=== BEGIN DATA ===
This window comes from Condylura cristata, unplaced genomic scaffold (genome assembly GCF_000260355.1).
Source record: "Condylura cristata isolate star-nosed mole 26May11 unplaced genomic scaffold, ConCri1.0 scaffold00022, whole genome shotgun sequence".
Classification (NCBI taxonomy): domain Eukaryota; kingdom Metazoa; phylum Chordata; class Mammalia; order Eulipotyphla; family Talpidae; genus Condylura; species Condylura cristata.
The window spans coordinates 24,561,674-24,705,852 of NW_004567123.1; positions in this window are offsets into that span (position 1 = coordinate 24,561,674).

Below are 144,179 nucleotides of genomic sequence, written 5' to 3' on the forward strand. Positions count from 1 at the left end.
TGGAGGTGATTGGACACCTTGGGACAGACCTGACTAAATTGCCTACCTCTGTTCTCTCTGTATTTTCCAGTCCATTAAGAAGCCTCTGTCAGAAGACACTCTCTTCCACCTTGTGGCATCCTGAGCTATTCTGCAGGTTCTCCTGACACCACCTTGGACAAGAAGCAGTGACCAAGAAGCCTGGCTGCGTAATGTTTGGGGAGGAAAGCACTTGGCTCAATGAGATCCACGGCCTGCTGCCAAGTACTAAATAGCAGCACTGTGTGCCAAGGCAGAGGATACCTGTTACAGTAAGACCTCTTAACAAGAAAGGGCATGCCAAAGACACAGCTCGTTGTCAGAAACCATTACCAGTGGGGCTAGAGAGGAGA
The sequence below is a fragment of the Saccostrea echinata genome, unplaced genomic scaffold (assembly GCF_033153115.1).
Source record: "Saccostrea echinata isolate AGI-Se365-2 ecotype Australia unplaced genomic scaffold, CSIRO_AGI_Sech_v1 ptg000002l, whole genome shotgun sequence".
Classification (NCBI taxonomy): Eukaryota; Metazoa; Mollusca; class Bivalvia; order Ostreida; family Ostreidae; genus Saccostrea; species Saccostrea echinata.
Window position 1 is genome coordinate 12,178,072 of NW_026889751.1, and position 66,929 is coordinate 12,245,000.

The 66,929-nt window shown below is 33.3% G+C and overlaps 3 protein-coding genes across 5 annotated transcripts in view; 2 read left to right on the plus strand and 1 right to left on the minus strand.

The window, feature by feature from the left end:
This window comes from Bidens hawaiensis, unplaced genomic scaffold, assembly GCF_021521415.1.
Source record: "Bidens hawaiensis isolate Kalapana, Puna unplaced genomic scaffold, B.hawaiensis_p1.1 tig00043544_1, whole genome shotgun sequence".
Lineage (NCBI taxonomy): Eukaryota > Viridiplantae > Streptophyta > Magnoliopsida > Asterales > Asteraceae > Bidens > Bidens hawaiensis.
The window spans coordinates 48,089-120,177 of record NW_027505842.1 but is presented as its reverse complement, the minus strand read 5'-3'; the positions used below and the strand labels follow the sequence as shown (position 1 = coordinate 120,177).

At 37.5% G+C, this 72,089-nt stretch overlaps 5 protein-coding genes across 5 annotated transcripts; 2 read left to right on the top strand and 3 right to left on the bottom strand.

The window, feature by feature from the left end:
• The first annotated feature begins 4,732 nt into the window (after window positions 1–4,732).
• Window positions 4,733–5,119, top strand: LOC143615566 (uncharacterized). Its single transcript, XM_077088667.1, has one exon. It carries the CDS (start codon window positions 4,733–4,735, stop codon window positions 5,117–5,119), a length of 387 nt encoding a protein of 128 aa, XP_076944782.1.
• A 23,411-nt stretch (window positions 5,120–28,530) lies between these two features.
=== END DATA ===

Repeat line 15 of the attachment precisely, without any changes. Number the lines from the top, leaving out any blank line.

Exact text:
Lineage (NCBI taxonomy): Eukaryota > Viridiplantae > Streptophyta > Magnoliopsida > Asterales > Asteraceae > Bidens > Bidens hawaiensis.